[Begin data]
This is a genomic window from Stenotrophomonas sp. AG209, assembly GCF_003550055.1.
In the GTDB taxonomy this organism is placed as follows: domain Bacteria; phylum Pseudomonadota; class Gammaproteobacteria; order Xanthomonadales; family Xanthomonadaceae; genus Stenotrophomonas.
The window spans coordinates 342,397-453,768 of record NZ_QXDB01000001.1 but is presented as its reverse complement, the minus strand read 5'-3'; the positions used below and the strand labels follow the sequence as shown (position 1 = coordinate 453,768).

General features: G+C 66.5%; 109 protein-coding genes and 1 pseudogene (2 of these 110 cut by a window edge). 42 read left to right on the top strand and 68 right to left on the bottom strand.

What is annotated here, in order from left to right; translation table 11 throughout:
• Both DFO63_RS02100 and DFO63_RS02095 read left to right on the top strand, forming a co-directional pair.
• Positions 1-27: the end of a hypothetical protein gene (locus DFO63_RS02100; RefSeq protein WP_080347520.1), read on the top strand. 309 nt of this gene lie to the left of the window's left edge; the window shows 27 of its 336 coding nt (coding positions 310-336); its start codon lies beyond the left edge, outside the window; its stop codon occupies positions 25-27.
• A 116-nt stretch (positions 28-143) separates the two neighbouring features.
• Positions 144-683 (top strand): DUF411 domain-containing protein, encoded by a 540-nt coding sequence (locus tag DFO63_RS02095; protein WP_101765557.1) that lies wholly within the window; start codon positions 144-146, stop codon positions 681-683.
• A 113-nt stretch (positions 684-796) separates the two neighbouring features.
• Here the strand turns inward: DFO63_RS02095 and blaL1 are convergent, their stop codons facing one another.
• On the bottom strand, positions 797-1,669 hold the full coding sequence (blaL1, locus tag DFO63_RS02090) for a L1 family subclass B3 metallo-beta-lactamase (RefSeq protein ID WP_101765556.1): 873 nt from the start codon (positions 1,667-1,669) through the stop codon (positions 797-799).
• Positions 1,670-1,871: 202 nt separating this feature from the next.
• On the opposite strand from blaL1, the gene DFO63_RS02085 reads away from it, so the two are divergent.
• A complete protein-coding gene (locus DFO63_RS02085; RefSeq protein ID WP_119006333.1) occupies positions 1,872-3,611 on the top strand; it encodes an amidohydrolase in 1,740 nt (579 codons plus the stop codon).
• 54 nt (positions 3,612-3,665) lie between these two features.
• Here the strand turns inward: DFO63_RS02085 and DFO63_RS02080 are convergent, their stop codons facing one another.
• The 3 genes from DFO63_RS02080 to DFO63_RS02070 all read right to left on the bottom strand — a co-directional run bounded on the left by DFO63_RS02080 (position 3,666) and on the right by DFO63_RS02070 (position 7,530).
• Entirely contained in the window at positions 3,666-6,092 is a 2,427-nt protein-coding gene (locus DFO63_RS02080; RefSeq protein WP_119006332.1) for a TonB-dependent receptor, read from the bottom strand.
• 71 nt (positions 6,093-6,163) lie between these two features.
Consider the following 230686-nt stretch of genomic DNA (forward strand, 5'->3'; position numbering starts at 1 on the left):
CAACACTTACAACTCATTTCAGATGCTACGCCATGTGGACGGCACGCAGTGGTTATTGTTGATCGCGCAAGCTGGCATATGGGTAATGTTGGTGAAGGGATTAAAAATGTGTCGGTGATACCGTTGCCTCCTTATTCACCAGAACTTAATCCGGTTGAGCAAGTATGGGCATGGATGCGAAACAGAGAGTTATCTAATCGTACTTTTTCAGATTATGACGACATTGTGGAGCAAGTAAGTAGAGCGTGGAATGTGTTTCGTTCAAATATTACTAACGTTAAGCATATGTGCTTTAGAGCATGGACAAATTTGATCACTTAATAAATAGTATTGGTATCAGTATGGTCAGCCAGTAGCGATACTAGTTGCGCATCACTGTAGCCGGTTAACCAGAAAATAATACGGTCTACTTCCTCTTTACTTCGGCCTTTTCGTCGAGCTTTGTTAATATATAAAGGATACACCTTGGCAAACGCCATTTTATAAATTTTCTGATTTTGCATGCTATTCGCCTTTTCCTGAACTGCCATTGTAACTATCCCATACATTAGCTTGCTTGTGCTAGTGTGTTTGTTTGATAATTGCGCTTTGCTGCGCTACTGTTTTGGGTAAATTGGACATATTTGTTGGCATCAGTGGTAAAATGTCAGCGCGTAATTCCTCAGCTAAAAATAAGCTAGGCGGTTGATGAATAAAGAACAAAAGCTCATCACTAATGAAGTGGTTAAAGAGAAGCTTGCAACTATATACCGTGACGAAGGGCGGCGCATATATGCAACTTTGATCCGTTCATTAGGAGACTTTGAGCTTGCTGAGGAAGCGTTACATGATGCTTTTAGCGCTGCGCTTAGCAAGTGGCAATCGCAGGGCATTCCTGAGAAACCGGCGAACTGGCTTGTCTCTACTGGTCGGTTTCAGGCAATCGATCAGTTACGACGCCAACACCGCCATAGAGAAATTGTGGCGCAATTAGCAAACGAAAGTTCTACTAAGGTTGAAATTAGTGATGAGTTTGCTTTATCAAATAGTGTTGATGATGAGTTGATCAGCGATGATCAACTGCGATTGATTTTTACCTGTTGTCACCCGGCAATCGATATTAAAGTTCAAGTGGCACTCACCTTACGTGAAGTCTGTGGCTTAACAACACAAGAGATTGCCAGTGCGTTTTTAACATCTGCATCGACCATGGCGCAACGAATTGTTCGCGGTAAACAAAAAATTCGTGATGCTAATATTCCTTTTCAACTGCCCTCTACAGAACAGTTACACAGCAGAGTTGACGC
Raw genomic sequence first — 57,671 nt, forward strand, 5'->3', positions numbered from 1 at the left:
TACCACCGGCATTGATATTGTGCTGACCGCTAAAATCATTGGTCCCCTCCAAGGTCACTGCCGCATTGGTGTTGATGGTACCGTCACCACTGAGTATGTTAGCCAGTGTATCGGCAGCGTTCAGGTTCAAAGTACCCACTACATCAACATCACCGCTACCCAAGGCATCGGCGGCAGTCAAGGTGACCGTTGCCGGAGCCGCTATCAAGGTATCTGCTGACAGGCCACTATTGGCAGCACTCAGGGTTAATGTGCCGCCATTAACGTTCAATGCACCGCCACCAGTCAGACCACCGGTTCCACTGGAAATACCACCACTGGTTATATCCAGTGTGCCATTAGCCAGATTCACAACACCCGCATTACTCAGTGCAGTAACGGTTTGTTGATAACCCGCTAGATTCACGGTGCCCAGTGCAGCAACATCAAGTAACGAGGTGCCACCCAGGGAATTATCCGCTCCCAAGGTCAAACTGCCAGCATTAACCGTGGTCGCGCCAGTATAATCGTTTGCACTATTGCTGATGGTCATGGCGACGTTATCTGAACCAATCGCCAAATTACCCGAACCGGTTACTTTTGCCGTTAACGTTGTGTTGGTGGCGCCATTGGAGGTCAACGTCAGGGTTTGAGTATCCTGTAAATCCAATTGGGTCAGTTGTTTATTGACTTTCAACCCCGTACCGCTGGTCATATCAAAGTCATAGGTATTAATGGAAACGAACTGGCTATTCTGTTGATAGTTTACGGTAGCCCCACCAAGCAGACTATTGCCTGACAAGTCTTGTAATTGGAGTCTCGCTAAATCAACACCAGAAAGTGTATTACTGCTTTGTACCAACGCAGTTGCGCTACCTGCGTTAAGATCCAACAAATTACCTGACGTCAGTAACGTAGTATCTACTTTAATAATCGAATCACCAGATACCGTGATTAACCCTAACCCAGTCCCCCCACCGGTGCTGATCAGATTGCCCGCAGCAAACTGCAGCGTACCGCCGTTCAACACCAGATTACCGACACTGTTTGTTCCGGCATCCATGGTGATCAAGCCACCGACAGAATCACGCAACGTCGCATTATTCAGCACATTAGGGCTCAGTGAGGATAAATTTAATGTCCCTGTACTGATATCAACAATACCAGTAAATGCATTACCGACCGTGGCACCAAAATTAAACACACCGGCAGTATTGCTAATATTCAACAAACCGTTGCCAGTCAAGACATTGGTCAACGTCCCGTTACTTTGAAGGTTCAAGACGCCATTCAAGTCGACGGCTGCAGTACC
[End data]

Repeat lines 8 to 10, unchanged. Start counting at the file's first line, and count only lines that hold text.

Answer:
• A 116-nt stretch (positions 28-143) separates the two neighbouring features.
• Positions 144-683 (top strand): DUF411 domain-containing protein, encoded by a 540-nt coding sequence (locus tag DFO63_RS02095; protein WP_101765557.1) that lies wholly within the window; start codon positions 144-146, stop codon positions 681-683.
• A 113-nt stretch (positions 684-796) separates the two neighbouring features.